Obamacare provides more than affordable coverage. It protects patients and their rights, too.
December 23 is the last day you can buy health insurance at HealthCare.gov that kicks in on January 1, 2014. You can continue to buy coverage for 2014 through March 15.
As people enroll for coverage, there’s been an emphasis on the “affordable” aspects of the Patient Protection and Affordable Care Act (PPACA), also known as the ACA and Obamacare. But it’s important to remember how the law protects patients in ways they’ve never been protected before.
We’re pleased to have Emily Todebush return for a second guest post. She previously submitted a powerful open letter to Michigan Senator John Pappageorge on Medicaid expansion in July.
Here, she shares her personal story once again, to underscore the importance the patient protection aspects of the PPACA. It’s also a reminder that even the healthiest young people might find themselves needing insurance.
We thank Emily for her advocacy, and wish her good health and happiness in the year to come.
A lot has been said about the Patient Protection and Affordable Care Act (PPACA) in the last few months. Some of the criticisms are valid, particularly the catastrophe that surrounded the website in October and November. Luckily those issues were able to be remedied, and thousands of people are accessing the website now without incident and signing up for their new health insurance coverage.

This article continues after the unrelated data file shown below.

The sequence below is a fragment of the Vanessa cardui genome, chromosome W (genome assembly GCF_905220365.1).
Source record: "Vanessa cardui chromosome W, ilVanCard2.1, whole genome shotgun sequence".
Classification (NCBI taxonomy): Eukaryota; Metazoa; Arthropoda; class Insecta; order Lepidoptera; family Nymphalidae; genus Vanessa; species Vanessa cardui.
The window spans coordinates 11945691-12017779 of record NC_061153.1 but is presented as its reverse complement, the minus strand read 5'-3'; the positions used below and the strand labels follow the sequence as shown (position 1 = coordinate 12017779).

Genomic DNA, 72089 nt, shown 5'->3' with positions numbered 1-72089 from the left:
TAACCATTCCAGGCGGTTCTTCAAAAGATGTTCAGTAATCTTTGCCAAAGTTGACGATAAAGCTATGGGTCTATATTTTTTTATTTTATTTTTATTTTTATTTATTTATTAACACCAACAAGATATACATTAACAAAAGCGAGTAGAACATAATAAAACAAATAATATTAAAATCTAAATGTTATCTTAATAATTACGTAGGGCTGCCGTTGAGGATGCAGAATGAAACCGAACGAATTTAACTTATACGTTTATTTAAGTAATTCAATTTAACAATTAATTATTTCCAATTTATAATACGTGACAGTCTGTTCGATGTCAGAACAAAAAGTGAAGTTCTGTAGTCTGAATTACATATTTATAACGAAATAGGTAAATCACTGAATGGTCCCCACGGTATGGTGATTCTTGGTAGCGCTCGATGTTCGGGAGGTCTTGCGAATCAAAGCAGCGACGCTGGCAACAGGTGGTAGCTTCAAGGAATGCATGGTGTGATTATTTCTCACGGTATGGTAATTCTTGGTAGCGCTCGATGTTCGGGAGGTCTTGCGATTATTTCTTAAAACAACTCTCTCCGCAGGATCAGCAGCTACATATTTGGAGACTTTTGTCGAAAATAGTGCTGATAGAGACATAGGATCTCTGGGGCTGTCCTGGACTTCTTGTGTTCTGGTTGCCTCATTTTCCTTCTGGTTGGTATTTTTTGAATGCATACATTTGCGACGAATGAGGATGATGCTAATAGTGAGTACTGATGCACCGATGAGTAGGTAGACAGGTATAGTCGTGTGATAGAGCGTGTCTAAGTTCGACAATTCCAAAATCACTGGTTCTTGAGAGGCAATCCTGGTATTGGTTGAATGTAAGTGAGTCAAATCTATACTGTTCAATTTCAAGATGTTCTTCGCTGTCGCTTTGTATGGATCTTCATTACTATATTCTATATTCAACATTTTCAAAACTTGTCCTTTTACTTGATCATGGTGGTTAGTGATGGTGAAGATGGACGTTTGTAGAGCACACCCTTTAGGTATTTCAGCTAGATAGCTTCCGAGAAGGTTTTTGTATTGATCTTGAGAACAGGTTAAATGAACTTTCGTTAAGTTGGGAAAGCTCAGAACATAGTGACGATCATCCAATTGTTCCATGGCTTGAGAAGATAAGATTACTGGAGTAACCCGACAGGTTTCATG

We lost sight of what this bill is all about over these last few months of dealing with those technical issues. It’s time to refocus our attention on what this bill means to folks like me.
Just one year ago, I was an extremely healthy young adult who rarely got sick. That changed late last year while I was working on President Obama’s reelection campaign. I started noticing little issues that began going wrong in my body. It started with a pain behind my right eye in October, which I brushed off because I was uninsured and didn’t think it was anything serious. Given my health history, I didn’t think that was an unreasonable assumption. I had started a new job in July and had a gap in my health insurance coverage until November 1 and thought I could easily wait until then if the eye pain did not clear up on its own. Unfortunately, that eye pain did not go away. Soon it was accompanied by numbness and tingling along my right arm and leg. That tingling slowly radiated outward until I reached a point where I was experiencing total numbness in my abdomen and the entire right side of my body. I was terrified, but I knew I had to hold out until the beginning of November.
November 1 arrived and I was finally covered by my company’s health insurance plan. I had an appointment that day with my internist. From there, I was sent to a neurologist and ophthalmologist. Naturally, because of the holidays, it took every connection I had to get into these doctors before the end of the year. I knew something was horribly wrong, and I wasn’t going to take no for an answer.
After many visits to specialists and dozens of tests, I was eventually diagnosed with Relapsing Remitting Multiple Sclerosis.